A common complaint against Catholicism is that its view of the spiritual life is too difficult, that it over-complicates Christianity and doesn’t trust enough in the finished work of Christ on the Cross. That’s an appealing complaint, since it proposes a lighter, easier Christianity. But it’s a view we should be extremely suspicious of, given everything else we know about reality. So here are six observations that I think have some bearing on how we think of salvation specifically and the spiritual life more generally:
St. Thérèse was only 24 years old when she died in 1897, but she quickly became one of the most famous Saints in the world. Pope St. John Paul II declared her a “Doctor of the Church” for her spiritual writings. So what can we learn from this St. Thérèse, the “Little Flower?” That's the theme of this talk that I gave at Christ the King on July 26th. I look first at the way her holiness was tied to the holiness of her family (and the importance of living married life well) and then her distinctive teachings on prayer, especially her famous “Little Way,” that Pope Pius XI described as a sure path of salvation.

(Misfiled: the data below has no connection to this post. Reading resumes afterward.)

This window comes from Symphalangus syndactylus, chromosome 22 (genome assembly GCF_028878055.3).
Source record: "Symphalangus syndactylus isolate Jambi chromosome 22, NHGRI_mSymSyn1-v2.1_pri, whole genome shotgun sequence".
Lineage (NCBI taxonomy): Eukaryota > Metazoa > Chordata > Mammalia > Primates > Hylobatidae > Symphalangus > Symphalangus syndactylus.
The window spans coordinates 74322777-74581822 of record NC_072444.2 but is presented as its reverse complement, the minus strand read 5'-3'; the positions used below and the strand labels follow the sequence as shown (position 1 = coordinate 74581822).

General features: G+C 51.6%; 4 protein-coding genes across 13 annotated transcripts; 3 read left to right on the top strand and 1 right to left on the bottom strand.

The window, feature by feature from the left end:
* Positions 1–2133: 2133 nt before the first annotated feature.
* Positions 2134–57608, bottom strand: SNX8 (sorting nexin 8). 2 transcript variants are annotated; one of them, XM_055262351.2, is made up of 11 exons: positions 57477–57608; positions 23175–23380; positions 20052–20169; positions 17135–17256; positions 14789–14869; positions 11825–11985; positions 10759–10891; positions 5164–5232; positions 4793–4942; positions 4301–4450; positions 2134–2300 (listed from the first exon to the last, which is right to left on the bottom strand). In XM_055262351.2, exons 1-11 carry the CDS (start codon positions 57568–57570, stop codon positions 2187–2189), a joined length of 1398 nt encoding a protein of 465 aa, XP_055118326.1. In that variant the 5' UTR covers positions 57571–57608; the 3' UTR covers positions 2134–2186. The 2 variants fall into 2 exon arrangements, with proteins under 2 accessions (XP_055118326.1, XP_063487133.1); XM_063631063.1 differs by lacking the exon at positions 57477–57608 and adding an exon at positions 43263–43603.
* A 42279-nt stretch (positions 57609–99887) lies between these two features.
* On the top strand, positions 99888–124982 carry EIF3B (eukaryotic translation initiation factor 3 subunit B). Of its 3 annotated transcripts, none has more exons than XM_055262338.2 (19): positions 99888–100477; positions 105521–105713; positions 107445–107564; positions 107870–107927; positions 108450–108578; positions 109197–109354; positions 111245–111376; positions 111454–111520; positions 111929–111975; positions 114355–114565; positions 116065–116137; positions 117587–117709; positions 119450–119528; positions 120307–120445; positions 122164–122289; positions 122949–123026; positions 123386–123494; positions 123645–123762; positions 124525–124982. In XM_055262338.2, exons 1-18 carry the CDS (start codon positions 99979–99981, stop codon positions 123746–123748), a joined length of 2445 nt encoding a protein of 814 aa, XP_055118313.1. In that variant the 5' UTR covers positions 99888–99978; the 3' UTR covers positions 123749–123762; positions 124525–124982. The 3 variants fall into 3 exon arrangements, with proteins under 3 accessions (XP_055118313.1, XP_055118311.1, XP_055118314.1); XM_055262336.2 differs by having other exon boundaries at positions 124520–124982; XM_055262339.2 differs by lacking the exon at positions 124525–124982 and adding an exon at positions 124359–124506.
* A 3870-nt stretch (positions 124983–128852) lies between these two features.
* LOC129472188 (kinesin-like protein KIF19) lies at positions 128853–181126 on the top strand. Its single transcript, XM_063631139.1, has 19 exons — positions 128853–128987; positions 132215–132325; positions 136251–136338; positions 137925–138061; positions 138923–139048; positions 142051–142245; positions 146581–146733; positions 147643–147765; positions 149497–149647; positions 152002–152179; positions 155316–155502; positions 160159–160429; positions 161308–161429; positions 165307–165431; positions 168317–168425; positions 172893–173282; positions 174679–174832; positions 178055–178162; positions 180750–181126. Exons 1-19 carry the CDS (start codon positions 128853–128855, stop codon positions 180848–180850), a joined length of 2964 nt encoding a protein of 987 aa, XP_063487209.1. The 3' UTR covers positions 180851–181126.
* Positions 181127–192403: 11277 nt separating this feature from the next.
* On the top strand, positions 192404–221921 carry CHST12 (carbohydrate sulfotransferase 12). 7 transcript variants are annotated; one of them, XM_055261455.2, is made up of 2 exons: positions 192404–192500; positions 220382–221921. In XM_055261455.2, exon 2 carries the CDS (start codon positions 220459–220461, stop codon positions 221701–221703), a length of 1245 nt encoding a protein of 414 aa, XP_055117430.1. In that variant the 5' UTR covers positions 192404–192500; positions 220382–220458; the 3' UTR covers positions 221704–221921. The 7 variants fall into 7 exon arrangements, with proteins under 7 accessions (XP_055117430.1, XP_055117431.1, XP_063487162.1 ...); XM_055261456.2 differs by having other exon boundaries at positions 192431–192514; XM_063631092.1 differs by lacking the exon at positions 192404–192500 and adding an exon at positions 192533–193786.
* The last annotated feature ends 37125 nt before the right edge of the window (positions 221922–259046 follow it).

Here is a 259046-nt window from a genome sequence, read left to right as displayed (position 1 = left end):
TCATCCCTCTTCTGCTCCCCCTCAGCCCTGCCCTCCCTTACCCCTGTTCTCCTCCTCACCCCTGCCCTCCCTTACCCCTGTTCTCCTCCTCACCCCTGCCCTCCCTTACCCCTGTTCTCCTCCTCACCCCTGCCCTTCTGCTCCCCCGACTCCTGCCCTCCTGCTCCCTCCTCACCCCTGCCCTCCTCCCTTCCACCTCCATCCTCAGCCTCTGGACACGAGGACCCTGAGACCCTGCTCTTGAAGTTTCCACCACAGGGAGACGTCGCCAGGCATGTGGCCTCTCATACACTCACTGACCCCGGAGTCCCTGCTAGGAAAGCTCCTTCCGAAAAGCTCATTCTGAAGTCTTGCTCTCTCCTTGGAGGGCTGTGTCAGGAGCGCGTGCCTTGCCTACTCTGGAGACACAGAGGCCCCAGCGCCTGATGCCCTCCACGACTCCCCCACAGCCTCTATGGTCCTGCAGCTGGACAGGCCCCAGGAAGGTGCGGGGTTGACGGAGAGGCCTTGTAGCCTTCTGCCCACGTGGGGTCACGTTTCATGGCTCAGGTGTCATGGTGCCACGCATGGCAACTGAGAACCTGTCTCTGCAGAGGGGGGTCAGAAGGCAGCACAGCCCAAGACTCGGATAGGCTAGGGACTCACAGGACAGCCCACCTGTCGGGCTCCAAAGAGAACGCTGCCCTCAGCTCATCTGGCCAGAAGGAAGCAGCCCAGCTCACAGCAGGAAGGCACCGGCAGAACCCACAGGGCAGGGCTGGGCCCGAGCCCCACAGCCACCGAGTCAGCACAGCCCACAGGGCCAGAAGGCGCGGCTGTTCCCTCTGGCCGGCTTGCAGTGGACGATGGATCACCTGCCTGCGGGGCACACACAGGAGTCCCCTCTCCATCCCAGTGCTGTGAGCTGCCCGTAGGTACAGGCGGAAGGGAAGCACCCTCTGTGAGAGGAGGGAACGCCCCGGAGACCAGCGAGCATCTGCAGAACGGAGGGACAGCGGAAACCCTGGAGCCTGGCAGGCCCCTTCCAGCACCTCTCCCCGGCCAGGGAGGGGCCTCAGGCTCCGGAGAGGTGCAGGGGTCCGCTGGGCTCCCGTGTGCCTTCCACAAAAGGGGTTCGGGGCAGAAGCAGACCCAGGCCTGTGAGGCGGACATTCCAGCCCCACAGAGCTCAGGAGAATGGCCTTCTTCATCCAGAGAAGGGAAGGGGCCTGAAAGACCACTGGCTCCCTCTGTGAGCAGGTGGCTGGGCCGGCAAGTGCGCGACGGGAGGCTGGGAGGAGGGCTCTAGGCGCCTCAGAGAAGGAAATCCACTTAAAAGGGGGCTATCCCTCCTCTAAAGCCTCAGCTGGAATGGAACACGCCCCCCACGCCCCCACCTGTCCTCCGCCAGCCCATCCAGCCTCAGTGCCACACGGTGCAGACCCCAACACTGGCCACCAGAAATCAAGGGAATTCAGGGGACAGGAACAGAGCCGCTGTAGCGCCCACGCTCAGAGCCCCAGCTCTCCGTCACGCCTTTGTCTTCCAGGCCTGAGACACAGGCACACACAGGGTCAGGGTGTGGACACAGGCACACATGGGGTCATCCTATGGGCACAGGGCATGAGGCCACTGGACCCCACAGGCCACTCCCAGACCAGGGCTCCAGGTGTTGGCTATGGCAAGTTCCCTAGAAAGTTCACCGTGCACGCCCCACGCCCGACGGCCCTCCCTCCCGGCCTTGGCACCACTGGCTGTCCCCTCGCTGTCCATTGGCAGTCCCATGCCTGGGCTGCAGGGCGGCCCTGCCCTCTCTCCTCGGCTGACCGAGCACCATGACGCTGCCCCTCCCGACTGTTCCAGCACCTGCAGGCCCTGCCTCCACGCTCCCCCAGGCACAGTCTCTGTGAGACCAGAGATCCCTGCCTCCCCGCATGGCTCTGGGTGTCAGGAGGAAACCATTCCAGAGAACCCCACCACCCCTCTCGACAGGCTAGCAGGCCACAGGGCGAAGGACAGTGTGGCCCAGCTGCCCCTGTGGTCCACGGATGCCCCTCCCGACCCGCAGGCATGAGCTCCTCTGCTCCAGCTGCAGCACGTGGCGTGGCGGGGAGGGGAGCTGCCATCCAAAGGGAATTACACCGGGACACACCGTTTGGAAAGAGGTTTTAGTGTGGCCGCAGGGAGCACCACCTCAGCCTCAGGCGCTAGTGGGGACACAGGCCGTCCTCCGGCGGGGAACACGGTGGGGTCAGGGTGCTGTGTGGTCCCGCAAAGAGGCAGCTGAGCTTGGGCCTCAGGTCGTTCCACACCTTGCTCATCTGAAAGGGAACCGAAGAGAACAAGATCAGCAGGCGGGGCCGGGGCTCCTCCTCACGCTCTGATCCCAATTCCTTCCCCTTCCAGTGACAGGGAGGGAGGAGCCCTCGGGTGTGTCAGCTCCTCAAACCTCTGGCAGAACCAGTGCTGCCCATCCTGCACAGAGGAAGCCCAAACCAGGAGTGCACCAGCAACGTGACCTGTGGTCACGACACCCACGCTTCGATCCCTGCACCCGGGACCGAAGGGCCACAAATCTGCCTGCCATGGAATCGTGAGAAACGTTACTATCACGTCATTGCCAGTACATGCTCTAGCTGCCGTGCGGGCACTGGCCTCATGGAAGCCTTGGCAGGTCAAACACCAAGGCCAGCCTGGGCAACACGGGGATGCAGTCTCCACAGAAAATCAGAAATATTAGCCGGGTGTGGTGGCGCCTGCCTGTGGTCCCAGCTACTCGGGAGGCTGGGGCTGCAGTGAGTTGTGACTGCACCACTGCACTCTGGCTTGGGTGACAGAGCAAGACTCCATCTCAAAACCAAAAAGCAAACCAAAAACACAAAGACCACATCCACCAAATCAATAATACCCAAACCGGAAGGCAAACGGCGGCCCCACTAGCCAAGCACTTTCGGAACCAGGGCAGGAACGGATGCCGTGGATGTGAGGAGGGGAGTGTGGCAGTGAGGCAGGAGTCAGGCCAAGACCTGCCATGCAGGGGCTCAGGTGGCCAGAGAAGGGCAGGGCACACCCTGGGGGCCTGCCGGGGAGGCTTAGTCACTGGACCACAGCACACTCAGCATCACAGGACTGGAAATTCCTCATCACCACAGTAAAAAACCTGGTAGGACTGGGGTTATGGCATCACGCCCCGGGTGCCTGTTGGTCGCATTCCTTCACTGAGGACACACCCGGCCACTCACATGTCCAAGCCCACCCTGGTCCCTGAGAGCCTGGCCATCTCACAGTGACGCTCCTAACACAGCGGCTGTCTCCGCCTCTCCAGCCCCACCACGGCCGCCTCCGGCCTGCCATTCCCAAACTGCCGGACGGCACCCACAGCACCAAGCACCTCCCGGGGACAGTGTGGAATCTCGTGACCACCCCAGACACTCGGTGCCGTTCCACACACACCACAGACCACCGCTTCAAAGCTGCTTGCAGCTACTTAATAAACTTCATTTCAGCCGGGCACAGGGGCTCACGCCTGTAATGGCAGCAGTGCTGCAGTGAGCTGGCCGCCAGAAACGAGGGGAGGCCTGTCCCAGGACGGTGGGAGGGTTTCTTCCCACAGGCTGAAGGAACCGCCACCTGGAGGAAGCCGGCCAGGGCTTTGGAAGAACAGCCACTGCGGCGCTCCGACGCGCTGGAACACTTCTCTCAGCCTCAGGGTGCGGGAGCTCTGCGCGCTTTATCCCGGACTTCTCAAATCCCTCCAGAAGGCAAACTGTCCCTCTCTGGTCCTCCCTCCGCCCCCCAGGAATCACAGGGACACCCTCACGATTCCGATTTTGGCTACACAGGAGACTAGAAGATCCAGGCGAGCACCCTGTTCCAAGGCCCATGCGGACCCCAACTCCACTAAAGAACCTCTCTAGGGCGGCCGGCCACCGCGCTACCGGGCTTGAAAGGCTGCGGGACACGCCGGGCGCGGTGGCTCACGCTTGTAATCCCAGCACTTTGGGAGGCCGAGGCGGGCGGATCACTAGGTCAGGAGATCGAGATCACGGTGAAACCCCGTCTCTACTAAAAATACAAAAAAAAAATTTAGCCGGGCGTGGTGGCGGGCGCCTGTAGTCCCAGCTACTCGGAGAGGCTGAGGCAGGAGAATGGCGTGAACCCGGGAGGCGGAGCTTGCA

The daily morning offering, a Catholic spiritual tradition we can all make use of, serves as a reminder of the areas of Christian disunity, and serves as an unintentional advertisement for the need for prayer.